Monthly Archives: October 2015

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    Sewer-Water Association names Chase its Outstanding Legislator of 2015

Sewer-Water Association names Chase its Outstanding Legislator of 2015

October 14th, 2015|

The Washington Association of Sewer & Water Districts has recognized Sen. Maralyn Chase for her Outstanding Support of Special Purpose Sewer & Water Districts.

 Chase was the prime sponsor of SB 5048, which provides for a vote of the ratepayers in the event of an assumption of a water-sewer district by a city. Until the passage of this law, these special purpose districts were the only form of local government that was subject to a hostile takeover without the consent of the districts’ duly elected governing bodies or the citizens affected by the takeover. This short video illustrates the problem Chase’s legislation addressed.

Through Chase’s leadership, the bill passed the Senate 28-21 and passed the House of Representatives 96-1. Chase was also recognized for her continued support of infrastructure funding through the Public Works Assistance Account, which provides low cost loans for water-sewer districts, cities, and counties. This model program has been the subject of numerous budget raids over the past several sessions.

A plaque recognizing was presented to her in late September at the Annual Conference in Wenatchee.

Founded in 1995, the Washington Association of Sewer & Water Districts represents the state’s special purpose sewer and water districts. These districts provide services to 25 percent of the citizens of Washington. There are 176 special purpose sewer and water districts in the state.

One of the Association’s roles is to provide education and training to elected district commissioners and continuing education classes for general managers and certified operators of water and wastewater treatment plants. It also fosters increased communication between members and encourages standardization of water and sewer methods and services bringing benefits to ratepayers. The Association represents the interests of special purpose districts in the Washington legislature and with state and local regulatory agencies.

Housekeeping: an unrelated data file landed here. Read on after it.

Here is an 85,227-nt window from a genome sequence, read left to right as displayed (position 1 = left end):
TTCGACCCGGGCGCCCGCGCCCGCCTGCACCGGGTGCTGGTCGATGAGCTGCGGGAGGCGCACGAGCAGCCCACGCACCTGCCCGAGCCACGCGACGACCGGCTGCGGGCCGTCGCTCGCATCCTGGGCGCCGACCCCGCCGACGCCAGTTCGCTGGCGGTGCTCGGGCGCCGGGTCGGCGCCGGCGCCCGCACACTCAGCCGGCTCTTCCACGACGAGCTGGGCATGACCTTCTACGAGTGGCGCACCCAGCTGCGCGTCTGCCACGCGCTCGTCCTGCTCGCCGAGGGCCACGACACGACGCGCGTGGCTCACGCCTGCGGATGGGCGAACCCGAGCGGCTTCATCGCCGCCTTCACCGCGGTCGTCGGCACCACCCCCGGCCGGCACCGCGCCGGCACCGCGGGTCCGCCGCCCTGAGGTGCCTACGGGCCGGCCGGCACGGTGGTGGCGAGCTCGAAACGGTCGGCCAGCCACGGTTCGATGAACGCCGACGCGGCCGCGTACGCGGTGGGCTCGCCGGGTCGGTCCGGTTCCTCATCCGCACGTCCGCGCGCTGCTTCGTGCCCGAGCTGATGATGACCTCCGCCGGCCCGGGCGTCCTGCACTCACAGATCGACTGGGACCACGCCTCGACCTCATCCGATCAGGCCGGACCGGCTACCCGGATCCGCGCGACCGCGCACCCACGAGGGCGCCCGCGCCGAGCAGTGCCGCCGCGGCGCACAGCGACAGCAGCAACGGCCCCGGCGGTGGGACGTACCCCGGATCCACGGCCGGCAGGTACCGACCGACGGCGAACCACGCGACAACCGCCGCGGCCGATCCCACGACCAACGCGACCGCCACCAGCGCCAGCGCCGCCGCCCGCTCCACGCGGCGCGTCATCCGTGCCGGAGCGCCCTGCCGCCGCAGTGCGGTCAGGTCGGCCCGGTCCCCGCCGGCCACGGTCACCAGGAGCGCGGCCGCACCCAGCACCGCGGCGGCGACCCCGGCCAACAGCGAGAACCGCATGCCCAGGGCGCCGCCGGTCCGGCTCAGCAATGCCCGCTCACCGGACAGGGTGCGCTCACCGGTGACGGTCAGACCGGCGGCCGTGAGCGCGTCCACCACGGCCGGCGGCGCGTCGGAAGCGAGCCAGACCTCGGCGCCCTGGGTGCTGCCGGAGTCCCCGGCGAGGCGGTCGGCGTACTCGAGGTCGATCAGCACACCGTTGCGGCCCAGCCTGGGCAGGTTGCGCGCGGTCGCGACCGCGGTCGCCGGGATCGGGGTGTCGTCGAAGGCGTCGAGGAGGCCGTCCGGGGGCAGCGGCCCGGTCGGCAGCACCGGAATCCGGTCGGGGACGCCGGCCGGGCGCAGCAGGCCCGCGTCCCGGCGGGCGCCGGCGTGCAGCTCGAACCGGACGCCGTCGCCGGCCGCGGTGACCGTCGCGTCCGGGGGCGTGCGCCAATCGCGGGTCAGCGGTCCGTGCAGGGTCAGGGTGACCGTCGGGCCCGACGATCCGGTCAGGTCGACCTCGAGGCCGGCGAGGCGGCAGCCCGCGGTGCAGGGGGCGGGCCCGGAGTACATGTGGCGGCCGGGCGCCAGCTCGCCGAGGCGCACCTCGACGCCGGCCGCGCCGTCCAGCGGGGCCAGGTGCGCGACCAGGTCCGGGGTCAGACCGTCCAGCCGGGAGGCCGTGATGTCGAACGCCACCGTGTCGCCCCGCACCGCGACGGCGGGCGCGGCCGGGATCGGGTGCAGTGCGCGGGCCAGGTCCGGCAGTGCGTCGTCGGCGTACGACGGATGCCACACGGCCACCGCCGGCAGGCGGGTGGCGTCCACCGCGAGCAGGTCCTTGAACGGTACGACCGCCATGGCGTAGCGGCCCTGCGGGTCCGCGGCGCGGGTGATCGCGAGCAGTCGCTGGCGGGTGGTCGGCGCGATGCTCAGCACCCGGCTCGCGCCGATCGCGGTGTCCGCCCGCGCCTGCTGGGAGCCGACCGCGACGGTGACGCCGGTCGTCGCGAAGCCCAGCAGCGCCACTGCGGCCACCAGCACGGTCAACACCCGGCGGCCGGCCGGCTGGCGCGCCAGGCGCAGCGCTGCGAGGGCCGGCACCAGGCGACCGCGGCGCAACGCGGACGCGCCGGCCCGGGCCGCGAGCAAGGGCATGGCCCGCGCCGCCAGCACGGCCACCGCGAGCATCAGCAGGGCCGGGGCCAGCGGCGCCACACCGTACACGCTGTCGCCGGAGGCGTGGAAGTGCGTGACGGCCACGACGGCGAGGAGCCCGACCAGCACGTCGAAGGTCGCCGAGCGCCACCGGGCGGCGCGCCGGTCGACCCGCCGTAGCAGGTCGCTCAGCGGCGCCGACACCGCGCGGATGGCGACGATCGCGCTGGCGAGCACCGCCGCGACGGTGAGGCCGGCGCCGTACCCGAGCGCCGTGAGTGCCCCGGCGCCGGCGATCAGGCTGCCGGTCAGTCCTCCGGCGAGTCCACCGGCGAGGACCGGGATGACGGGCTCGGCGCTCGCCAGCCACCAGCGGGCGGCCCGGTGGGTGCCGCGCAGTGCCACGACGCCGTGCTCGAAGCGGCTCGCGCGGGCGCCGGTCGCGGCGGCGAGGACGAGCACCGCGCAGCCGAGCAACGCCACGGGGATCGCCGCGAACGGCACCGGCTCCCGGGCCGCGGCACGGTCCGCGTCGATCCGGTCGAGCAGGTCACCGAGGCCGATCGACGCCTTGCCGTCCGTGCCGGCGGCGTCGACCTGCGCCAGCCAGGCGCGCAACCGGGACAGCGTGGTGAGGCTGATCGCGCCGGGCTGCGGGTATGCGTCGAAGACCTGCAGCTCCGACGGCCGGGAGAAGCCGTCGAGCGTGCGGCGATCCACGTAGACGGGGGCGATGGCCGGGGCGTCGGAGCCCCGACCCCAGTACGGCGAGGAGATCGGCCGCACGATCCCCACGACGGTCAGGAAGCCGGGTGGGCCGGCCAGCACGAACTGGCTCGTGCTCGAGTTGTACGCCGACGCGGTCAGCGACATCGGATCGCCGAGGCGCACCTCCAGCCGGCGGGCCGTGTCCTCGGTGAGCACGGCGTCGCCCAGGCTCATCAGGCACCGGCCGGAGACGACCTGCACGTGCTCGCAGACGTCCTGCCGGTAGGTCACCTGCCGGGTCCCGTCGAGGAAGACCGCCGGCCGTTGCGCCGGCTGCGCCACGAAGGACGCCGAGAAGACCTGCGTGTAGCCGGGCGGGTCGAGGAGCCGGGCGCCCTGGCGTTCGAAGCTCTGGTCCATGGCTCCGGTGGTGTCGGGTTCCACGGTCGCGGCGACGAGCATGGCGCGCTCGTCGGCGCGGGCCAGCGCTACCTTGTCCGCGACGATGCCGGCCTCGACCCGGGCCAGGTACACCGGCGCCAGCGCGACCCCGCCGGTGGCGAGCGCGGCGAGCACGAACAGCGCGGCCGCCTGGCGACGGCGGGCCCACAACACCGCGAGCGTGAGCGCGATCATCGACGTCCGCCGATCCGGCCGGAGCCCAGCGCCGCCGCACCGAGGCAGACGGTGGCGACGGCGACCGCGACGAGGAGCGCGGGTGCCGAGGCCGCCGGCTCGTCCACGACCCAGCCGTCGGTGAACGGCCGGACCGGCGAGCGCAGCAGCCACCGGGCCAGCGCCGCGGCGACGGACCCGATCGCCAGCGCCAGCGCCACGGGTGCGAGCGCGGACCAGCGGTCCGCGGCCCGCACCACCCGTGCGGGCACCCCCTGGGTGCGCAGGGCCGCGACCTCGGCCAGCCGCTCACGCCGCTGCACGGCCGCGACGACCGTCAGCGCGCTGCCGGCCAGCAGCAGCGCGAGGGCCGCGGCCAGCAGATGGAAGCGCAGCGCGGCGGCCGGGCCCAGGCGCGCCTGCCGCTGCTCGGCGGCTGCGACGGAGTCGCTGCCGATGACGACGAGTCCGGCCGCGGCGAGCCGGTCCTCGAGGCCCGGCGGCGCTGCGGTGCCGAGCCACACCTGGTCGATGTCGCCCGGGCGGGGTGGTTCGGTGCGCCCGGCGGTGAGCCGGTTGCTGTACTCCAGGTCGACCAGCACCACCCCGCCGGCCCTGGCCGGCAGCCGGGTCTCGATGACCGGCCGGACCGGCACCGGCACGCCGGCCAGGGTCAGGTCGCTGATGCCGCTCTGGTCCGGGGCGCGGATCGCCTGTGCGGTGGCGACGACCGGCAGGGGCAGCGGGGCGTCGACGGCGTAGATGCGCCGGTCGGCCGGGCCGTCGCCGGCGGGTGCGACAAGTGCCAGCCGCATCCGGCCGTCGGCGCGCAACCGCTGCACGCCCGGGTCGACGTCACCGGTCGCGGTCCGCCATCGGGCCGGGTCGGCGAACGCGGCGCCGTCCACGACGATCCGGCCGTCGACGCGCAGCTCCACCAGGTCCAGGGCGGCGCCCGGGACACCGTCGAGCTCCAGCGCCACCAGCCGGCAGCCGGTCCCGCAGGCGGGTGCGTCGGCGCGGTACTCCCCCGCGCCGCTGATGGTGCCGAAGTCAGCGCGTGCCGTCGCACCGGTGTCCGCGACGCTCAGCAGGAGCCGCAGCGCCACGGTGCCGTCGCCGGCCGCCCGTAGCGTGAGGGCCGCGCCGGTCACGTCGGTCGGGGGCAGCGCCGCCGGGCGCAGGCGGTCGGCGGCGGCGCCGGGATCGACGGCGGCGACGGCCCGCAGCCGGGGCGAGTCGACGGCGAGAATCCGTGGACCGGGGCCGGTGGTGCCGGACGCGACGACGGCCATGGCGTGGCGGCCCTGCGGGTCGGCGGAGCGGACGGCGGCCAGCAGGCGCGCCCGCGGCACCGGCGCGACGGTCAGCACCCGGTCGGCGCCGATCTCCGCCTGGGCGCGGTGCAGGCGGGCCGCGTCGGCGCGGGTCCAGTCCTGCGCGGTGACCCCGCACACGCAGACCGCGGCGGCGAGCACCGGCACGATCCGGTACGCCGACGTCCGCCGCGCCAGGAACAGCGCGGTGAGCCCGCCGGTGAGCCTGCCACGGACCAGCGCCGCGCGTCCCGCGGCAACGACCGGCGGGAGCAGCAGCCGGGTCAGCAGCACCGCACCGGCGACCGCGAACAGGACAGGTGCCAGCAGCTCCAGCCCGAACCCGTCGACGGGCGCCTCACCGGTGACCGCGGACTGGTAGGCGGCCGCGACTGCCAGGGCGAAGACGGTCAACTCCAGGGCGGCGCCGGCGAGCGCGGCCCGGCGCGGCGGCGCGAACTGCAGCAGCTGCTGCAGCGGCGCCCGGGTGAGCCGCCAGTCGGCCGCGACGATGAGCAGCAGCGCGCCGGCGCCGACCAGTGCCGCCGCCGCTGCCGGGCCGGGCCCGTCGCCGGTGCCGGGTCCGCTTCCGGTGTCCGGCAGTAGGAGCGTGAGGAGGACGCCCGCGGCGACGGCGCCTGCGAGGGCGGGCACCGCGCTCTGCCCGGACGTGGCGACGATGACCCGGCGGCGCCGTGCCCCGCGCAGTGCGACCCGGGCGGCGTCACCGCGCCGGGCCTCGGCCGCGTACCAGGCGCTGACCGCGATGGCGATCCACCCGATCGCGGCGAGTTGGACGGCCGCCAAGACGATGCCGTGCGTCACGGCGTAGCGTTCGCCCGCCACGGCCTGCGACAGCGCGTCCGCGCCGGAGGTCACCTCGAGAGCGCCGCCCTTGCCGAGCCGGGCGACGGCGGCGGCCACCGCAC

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    Chase receives Rachel Carson award for anti-pesticide efforts

Chase receives Rachel Carson award for anti-pesticide efforts

October 6th, 2015|

Sen. Maralyn Chase, D-Shoreline, was bestowed the Rachel Carson Award on Saturday by the Northwest Center for Alternatives to Pesticides (NCAP) at the group’s Healthy Harvest Celebration at the Eugene Vet’s Club in Oregon.

“This is an honor and a reaffirmation of my obligation and responsibility to protect our community and our environment against the hazards of pesticides,” Chase said. “This is about the air we breathe, the water we drink and the innumerable living things that make up, and power, the cycle of life on which we all rely.”

The Rachel Carson Award, named after the eponymous marine biologist whose landmark book Silent Spring dramatically raised global awareness of environmental health, is given to community members who have worked to significantly reduce pesticide use in their community.

“Simply to have my name spoken in the same sentence as Rachel Carson’s is no small honor,” Chase said. “I’m no Rachel Carson, by any means, but I can do my best to emulate her priorities. Every effort helps, and not just by me but by all of us who want to promote a healthy and thriving environment for ourselves and our descendants.”

Chase’s Senate efforts “set a new standard for sustainable public policy and common-sense community protection and representation,” NCAP officials said in recognizing her with the award. “Your efforts to move beyond a government-as-usual model and to address difficult challenges has enhanced our Northwest region and advanced NCAP’s mission to protect community and environmental health and inspire the use of ecologically sound solutions to reduce the use of pesticides.

“In your life and in your service, you exemplify the environmental values that Rachel Carson held so dear and that we work for here at NCAP.”

Chase’s most recent such efforts include her sponsorship of Senate Bill 6002, which would have required the state to develop a model program for monitoring for pests that emphasizes nonchemical measures while integrating physical mechanical, biological and, if necessary, chemical methods to achieve long-term control. Though the bill did not pass during the 2015 legislative session, Chase plans to reintroduce it when the 2016 session begins in January.